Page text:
GUEST VIEW: Killing two species to save one

GUEST VIEW: Killing two species to save one

Letter writer says the over population of wolves is the problem, not the moose!

Mr. Horgan and Mr Donaldson.

I would like to start by asking for a formal reply to my concerns, and request it not be just some type of form letter.

The Government recently released the results of a study completed on Collared Moose within B.C and in that report they indicated that over 50 percent of the moose that were studied were killed by predation ( wolves, grizzly and black bears). I was involved in the S.H.A.C process in Smithers for years, before the recent Biologists disbanded the process, and stopped having any concern for what the stakeholders of the region wanted, or that they might have had concerns about the management of our resource. For over a decade the resident hunters, guide outfitters, trappers and others who sat on the committee brought forward the concerns of the wolf population increase, and the moose population decline, to the FLNR biologists in Region 6 but they refused to deal with the issue because it was a political hot topic, and ignore the problem.

In 2013 the government implemented the Moose research project to investigate the decline in the moose population of B.C . As part of this plan, there was one component that focused on stopping the harvest of cow and calf moose by poaching, and requested first nations stop the harvest of cows and calves to help increase the numbers of moose cows for breeding.

I believe Region 7 has had a wolf reduction project program in place for at least one year that was very successful in the decline of the number of moose and elk killed by predation.

The Parsnip Valley tried to save the Caribou population by reducing he moose population and it failed, the herds of caribou still declined.

Now, the Biologists in Region 6 are attempting the same failed approach, they are willing to kill off two species to save one, How in any world does this make sense! The moose population is down but not dangerously low in region 6 and the wolf population is still strong and on the rise all over B.C. so REDUCE the wolf population. The over population of wolves is the problem, not the Moose!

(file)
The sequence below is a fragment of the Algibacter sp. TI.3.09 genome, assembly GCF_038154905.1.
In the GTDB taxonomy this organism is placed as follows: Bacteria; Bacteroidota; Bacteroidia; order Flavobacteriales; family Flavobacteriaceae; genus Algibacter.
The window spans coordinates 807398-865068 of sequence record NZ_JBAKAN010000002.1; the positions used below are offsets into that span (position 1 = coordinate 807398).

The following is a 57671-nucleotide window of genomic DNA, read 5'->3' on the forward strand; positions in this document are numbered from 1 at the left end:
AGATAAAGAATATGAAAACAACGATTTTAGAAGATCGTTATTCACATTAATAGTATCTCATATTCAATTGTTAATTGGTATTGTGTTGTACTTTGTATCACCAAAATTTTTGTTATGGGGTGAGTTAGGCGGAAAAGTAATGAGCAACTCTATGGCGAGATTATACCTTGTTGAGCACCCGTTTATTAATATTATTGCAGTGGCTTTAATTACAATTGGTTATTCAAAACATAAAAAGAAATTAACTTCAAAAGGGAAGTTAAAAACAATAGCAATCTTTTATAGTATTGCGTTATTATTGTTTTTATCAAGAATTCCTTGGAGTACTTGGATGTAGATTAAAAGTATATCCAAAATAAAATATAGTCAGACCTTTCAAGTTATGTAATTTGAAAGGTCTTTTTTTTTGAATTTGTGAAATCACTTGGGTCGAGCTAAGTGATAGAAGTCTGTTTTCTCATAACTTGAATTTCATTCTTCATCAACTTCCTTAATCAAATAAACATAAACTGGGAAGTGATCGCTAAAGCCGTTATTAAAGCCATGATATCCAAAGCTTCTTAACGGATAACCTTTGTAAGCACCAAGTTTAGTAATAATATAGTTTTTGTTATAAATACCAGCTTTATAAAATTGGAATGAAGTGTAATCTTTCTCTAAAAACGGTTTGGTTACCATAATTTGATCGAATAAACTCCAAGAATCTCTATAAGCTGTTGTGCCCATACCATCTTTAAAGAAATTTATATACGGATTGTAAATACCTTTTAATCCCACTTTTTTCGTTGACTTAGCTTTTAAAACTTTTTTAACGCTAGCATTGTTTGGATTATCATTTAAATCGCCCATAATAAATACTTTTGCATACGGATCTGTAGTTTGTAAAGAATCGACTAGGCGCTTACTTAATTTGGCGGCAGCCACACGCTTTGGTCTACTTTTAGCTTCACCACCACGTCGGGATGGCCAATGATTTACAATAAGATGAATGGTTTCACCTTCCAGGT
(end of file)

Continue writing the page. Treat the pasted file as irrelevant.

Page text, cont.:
Killing off twice the number of animals to save the caribou is really not a realistic management style.

The reality of this caribou situation is decades old, in the 80s when moose populations were strong, the caribou were starting to decline and every year the biologists had concerns at our meeting about the decline, ATV access was reduced, any type of human interaction in the alpine was reduced, but nothing seemed to help. For decades the wolf populations have increased, the weather patterns changed with wetter winter conditions in the high country which allowed the wolves to get up into the alpine territory, where they used to have difficulty accessing, subsequently the caribou became more vulnerable. There are many other factors, but this is just an observation.

The Grizzly bears and black bears take a large number of moose and caribou calves in the spring calving season, in addition to the wolves. The ban on Grizzly bear hunting has also increased the demise of the caribou and moose population.

So in closing I would like to say, it is time for the Government to address the problem, and stop playing POLITICS. Reduce the wolf population and save both the Caribou and the Moose, this would help balance the scale of predator to prey numbers.

Stop the killing of two species, in an attempt to save one, deal with the real problem… Wolves!

Mal Haggard

Metis sustenance Hunter and fisherman

Letter to the Editor

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